This may have more to do with getting enough dough together, and developing the institution-building chops that allow R&D to flourish, than traditional attitudes - highly intelligent and curious people are always going to be more cosmopolitan and critically detached from received views, anyway - but it's an interesting topic, and history doesn't support the view that traditional Western culture put up more impediments to scientific development than other cultures. In the future? We'll see. I doubt that, in the end, things like fundie resistance to embryonic stem-cell research will have contributed much to the fall of Western science. Billions in R&D investment have left the West for the East in areas that are not in the least bit politically or philosophically controversial, after all.
How many Noble Prizes have the Japanese won?
Those seem like good points, Rohan and Randall.
I wonder, though, if Asian cultures will adopt next generation technology more aggressively than Western cultures.
This isn't just about 'resistance to human biology' in the West... Japan and S. Korea are basically entire societies of technology nerds. In 2007, Japan had 8x-30x the speed of broadband services compared to the US. Since then, we in the US might have made improvements, but so has Japan.
Asian cultures' love of technology hasn't thus far have translated into economic and scientific advantages over the West, but it seems likely the more powerful technology becomes, the more impactful that technology-adoption gap becomes.
For some segments on the left and the right in the West, things like reprogenetics and neurotech are their worst nightmare. An average IQ advantage for Asians of 20 points could go a long way.
I remember some Japanese guy discovered mesons which explained strong interactions... is it Yukawa?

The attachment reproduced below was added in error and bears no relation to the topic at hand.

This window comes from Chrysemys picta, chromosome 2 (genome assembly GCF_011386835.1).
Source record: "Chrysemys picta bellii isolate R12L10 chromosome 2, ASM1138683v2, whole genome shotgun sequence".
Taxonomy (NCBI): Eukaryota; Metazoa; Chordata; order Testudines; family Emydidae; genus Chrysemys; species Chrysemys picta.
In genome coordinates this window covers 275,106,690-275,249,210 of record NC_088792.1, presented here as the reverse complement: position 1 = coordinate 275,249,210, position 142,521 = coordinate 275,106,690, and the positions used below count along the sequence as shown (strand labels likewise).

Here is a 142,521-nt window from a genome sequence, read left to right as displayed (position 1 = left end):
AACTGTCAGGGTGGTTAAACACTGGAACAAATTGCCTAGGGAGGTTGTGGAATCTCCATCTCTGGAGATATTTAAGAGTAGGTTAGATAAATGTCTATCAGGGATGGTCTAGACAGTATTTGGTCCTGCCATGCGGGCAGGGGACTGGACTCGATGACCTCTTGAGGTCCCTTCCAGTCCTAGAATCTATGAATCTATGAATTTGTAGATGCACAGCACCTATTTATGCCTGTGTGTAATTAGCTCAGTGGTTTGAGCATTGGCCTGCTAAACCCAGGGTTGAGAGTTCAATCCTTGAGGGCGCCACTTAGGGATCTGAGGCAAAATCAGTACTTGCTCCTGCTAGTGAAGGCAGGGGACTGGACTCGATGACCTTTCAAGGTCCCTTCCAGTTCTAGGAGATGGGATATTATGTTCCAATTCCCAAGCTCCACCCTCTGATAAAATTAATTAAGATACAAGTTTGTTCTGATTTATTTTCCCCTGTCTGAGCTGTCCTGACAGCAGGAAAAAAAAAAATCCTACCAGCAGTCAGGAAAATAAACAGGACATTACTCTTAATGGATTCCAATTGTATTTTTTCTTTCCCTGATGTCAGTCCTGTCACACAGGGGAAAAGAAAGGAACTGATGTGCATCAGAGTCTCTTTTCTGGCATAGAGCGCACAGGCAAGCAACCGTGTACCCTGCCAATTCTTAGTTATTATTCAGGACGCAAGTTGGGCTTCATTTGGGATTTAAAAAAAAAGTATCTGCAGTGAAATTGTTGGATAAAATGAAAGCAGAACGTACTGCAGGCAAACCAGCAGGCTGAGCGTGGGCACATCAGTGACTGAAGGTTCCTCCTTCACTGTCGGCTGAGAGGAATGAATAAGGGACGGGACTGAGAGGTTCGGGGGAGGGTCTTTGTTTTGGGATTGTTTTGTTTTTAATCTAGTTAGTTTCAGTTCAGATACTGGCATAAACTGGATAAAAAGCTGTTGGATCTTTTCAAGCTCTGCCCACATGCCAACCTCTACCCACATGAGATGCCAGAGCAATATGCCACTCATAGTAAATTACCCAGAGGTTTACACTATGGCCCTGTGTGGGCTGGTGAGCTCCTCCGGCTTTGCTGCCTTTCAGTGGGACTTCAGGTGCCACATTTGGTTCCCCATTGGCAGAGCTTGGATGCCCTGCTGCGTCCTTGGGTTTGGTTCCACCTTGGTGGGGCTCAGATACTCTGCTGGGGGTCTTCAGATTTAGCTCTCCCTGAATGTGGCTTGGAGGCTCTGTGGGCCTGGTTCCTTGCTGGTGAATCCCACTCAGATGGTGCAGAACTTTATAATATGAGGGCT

How many multi-hundred megawatt coal plants are firing up per month in Asia burning some of the dirties coal resource? Good thing there is plenty of coal, eh what? Now if we could just lay to rest those vicious rumors about artificial global warming we might be able to put up with the dispersal of mercury throughout the northern hemisphere's biosphere.
As near as I can tell, there have been 16 Japanese Nobel Prize winners:
Makoto Kobayashi (physicist)
Most of these are in the hard sciences (physics, chemistry or medicine). One was for literature and one was for peace. Doesn't seem like a small number to me.
Looking into it a bit more -- the Chinese, at least, appear to be deploying relatively clean coal plants nowadays. What I mean by that is they aren't dumping mercury into the air the way the older plants do. I'm not sure what they're doing with the ash though. Ash is a big mass flow.
As near as I can tell, there have been 16 Japanese Nobel Prize winners...Most of these are in the hard sciences (physics, chemistry or medicine.)
In any given year there are 7-9 winners in physics, chemistry and medicine. Assume 700-900 winners in the last century. 14 isn't really a whole lot.
But back to the issue of oil: 1) the US and Canada have HUGE reserves of tar sands and oil shale, most of which isn't economically productive to convert to oil now, but in the not too distant future? Maybe. That would boost the trade balance of the US. 2) Rising costs of fuel will make imports LESS economically competitive with the stuff built at home. That works against China. China's real advantage is that it doesn't have tens of trillions of dollars worth of suburban real estate built around the assumption of cheap gasoline.
The real problem, of course, is our declining human capital. From 1996 to 2008, the percentage of California 19 year olds in college declined from 43% to 30%. We know exactly why that decline happened, but we're not doing a damn thing to reverse it.